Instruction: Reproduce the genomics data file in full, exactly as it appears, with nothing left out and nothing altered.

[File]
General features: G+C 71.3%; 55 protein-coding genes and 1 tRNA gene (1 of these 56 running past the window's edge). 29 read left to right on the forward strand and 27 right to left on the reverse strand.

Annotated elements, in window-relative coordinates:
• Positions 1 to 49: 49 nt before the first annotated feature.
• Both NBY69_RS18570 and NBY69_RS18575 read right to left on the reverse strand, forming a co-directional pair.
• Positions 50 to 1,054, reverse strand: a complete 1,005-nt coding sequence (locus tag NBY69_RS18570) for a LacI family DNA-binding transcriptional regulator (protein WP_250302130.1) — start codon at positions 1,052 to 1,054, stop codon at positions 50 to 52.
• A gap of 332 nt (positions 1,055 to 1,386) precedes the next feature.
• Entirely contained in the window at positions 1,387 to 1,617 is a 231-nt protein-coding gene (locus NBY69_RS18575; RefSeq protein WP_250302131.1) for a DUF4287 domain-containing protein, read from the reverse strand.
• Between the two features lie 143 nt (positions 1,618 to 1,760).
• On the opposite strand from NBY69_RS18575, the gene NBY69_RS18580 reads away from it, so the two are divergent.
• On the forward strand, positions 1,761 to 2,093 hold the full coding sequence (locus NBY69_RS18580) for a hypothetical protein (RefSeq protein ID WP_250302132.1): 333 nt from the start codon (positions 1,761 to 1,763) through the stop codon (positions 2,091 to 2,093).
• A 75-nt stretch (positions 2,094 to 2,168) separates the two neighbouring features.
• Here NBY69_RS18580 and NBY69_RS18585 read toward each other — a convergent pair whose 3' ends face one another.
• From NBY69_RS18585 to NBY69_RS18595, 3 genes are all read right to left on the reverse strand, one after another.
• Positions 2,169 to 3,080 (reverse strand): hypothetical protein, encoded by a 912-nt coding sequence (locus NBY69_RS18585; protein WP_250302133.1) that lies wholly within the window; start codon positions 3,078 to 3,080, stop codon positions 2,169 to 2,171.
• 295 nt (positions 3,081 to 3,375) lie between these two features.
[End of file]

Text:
General features: G+C 71.3%; 55 protein-coding genes and 1 tRNA gene (1 of these 56 running past the window's edge). 29 read left to right on the forward strand and 27 right to left on the reverse strand.

Annotated elements, in window-relative coordinates:
• Positions 1 to 49: 49 nt before the first annotated feature.
• Both NBY69_RS18570 and NBY69_RS18575 read right to left on the reverse strand, forming a co-directional pair.
• Positions 50 to 1,054, reverse strand: a complete 1,005-nt coding sequence (locus tag NBY69_RS18570) for a LacI family DNA-binding transcriptional regulator (protein WP_250302130.1) — start codon at positions 1,052 to 1,054, stop codon at positions 50 to 52.
• A gap of 332 nt (positions 1,055 to 1,386) precedes the next feature.
• Entirely contained in the window at positions 1,387 to 1,617 is a 231-nt protein-coding gene (locus NBY69_RS18575; RefSeq protein WP_250302131.1) for a DUF4287 domain-containing protein, read from the reverse strand.
• Between the two features lie 143 nt (positions 1,618 to 1,760).
• On the opposite strand from NBY69_RS18575, the gene NBY69_RS18580 reads away from it, so the two are divergent.
• On the forward strand, positions 1,761 to 2,093 hold the full coding sequence (locus NBY69_RS18580) for a hypothetical protein (RefSeq protein ID WP_250302132.1): 333 nt from the start codon (positions 1,761 to 1,763) through the stop codon (positions 2,091 to 2,093).
• A 75-nt stretch (positions 2,094 to 2,168) separates the two neighbouring features.
• Here NBY69_RS18580 and NBY69_RS18585 read toward each other — a convergent pair whose 3' ends face one another.
• From NBY69_RS18585 to NBY69_RS18595, 3 genes are all read right to left on the reverse strand, one after another.
• Positions 2,169 to 3,080 (reverse strand): hypothetical protein, encoded by a 912-nt coding sequence (locus NBY69_RS18585; protein WP_250302133.1) that lies wholly within the window; start codon positions 3,078 to 3,080, stop codon positions 2,169 to 2,171.
• 295 nt (positions 3,081 to 3,375) lie between these two features.